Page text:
Laugh Date: Wednesday, February 21, 2018

What's Inside

RAH Humor Review:
Jay and Silent Bob Strike Back

by Dave Bealer

Copyright © 2004 Dave Bealer, All Rights Reserved.

This is really a review of the five films (so far) in the increasingly misnamed "Jersey trilogy" of movies by filmmaker Kevin Smith. I was introduced to Smith's work when Comedy Central used to show the animated version of Clerks as part of their Sunday night animation block a few years ago. I saw Jay and Silent Bob Strike Back before any of the other four and enjoyed it. But it is still recommended you see as many of the four preceding flicks in the series as possible before Jay and Silent Bob Strike Back.

Clerks (1994)

This is the best black and white comedy since Young Frankenstein. (Okay, it is probably the first black and white comedy since Young Frankenstein, but that's just a technicality.) This movie details a day in the life of two underachieving convenience and video store clerks in tiny Leonardo, NJ. They're not very good at their jobs, but at least they're unpleasant to the customers.

Clerks is spookily accurate, and that is speaking as a former employee of the Turkey Hill Minit Market in Cherryville, PA. (I worked there part time for 6 months while in college in the early 1980s.) Yes, convenience store customers really are that weird. The clerks? Yeah, I must confess that they're that weird, too. The really incredible part of this flick is that Kevin Smith shot it at night while working at the very same convenience store.

Mallrats (1995)

The theme of slackers and underachievers trying to make good continues in this film which suffers from the sophomore jinx - big time. Kevin Smith attempts to transplant a Minnesota Mall to New Jersey, and fails miserably. Actually, the whole movie fails, at least compared to the other four films. The best bits are the shenanigans of Jay and Silent Bob and the pep talk comic book legend Stan Lee (playing himself) gives to Brody (Jason Lee).

Chasing Amy (1997)

This film was Kevin Smith's first attempt at a "serious comedy", and it mostly works on that level. Ben Affleck turns in his best performance to date as Holden McNeil, a comic book artist from small town New Jersey who falls for Alyssa, a New York lesbian comic book artist portrayed with grace and power by Joey Lauren Adams.

The homosexuality issues raised by this film upset a lot of people in many different ways. It doesn't attempt to provide any answers, but it does ask some interesting questions. This flick is much more a drama than a comedy. Watching the relationship crash and burn can at times be almost as painful for the audience as it is for Holden and Alyssa.

Dogma (1999)

Dogma is another extremely controversial film by Kevin Smith. This religious comedy film is hilarious, and features the most original and interesting storyline in any Kevin Smith film to date. Jersey stoners Jay and Silent Bob find themselves in Chicago, and are suddenly thrust into the role of prophets. They must help Bethany (played by the wonderful Linda Fiorentino), the great grand niece of Jesus Christ, to stop two renegade angels (Matt Damon, Ben Affleck) from destroying all of creation.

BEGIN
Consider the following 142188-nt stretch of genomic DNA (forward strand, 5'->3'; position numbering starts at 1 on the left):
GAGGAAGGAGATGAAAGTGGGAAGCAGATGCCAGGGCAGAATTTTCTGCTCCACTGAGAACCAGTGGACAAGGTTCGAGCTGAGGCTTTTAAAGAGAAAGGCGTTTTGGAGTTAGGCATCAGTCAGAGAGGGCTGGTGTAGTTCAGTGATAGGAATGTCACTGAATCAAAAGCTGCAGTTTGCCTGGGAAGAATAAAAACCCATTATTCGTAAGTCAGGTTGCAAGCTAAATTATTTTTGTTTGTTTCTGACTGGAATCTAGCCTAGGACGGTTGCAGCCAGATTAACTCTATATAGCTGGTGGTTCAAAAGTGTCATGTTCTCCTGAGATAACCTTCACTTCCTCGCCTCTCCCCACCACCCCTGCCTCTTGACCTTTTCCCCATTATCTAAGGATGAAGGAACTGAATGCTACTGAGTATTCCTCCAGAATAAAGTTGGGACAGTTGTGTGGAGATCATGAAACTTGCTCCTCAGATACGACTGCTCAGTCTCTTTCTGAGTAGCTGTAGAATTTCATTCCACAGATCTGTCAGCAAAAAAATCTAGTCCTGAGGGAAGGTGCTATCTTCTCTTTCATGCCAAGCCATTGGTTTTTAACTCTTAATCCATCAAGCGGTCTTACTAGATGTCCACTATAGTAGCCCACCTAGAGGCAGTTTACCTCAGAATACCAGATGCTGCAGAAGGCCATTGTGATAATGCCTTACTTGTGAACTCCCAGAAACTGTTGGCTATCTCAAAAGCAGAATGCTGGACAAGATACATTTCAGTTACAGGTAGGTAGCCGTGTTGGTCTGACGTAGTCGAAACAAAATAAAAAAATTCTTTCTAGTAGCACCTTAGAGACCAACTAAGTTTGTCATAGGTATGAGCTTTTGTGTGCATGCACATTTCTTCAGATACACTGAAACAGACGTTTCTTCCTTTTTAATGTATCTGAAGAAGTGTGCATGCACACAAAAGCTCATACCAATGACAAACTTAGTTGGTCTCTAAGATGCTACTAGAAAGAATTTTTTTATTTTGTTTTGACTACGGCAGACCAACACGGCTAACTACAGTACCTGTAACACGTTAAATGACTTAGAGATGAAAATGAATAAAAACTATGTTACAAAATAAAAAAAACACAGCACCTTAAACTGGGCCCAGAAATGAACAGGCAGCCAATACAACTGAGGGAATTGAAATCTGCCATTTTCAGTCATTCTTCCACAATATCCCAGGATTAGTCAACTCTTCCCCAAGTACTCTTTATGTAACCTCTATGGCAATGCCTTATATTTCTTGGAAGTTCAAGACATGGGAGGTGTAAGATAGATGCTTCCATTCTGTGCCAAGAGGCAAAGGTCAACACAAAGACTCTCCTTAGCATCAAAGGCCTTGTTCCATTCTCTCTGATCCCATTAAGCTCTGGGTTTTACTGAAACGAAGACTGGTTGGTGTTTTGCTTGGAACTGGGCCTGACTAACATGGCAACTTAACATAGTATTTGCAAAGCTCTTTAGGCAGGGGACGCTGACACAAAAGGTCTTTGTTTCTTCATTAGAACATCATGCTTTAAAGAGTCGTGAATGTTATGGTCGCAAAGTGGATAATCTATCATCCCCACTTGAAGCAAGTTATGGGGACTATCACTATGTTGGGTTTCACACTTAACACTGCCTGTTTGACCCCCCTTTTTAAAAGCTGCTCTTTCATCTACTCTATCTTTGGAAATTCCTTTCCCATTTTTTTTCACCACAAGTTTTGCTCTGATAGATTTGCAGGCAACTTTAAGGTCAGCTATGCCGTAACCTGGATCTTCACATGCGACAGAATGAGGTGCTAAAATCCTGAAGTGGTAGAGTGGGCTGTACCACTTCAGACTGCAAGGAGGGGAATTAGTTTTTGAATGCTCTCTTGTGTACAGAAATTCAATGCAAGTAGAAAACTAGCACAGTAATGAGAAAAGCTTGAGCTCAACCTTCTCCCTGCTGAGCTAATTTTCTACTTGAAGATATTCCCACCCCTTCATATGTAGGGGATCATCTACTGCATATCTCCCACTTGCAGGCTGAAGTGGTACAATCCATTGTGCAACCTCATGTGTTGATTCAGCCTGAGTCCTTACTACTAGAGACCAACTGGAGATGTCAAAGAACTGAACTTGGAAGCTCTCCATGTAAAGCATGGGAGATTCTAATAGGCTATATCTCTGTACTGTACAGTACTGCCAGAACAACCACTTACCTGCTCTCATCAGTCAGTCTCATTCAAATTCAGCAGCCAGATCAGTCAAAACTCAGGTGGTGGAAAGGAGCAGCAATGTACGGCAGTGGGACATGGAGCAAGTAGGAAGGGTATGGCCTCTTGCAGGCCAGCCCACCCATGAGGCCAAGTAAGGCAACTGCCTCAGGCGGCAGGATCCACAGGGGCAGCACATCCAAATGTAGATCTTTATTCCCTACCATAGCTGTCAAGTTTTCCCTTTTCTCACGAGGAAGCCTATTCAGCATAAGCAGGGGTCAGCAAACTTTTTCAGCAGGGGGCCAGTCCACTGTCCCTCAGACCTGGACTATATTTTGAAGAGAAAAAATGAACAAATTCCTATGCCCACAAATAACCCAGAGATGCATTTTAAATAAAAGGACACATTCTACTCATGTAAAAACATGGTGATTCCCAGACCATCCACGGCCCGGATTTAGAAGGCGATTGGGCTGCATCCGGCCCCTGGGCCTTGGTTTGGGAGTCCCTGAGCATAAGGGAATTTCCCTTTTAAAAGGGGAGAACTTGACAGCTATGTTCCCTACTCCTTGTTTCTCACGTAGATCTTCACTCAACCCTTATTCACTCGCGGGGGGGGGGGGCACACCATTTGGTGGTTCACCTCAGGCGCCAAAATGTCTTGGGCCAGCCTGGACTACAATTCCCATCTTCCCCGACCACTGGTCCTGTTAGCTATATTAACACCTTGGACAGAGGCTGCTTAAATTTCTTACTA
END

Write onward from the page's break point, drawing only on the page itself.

The stakes are high, and the laughs come fast and furious. But a lot of people were upset by this movie. As Kevin Smith himself says, you'd think that once they see the rubber poop monster, people would realize that this is not a serious movie. But some folks just can't laugh when it comes to religion. If you don't suffer from that particular form of smallmindedness, Dogma is definitely worth seeing.

Jay and Silent Bob Strike Back (2001)

No, George Lucas didn't sue anybody over this one, but it does feature a "bong saber" battle: Mark Hamill vs Jay and Silent Bob. Star Wars is just one of many films that get parodied in this, the funniest Kevin Smith film to date.

Randal gets a court order keeping our favorite drug dealers from hanging around in front of the Quick Stop. Then Jay and Silent Bob find out that Miramax is planning to make a movie based on the "Bluntman and Chronic" comic book characters, which are in turn based our heroes. They haven't been paid for this movie. Even worse, they find out that a bunch of pathetic geeks are saying nasty things about them on something called the internet. So they set out for Hollywood to stop the movie from being made.

During the ensuing road trip they encounter George Carlin as a hitchhiker, Carrie Fisher as a nun, live action cartoon characters, apes, cops, and the sexiest gang of jewel thieves anyone has ever seen. Add the usual ration of fart jokes and raw language, and mix well. The result is one funny movie, and the apparent end of the Jay and Silent Bob "Askewniverse".


Dave Bealer is a fifty-something mainframe systems programmer who works with CICS, z/OS and all manner of nasty acronyms at one of the largest heavy metal shops on the East Coast. He shares a waterfront townhome in Pasadena, MD. with two cats who annoy him endlessly as he assiduously avoids writing for and publishing Random Access Humor. Dave can be reached via e-mail at:


Random Nonsense:
Make somebody happy. Mind your own business.

Classic RAH


Search the site:

Advanced Search

Copyright © 1992-2015 Dave Bealer, All Rights Reserved.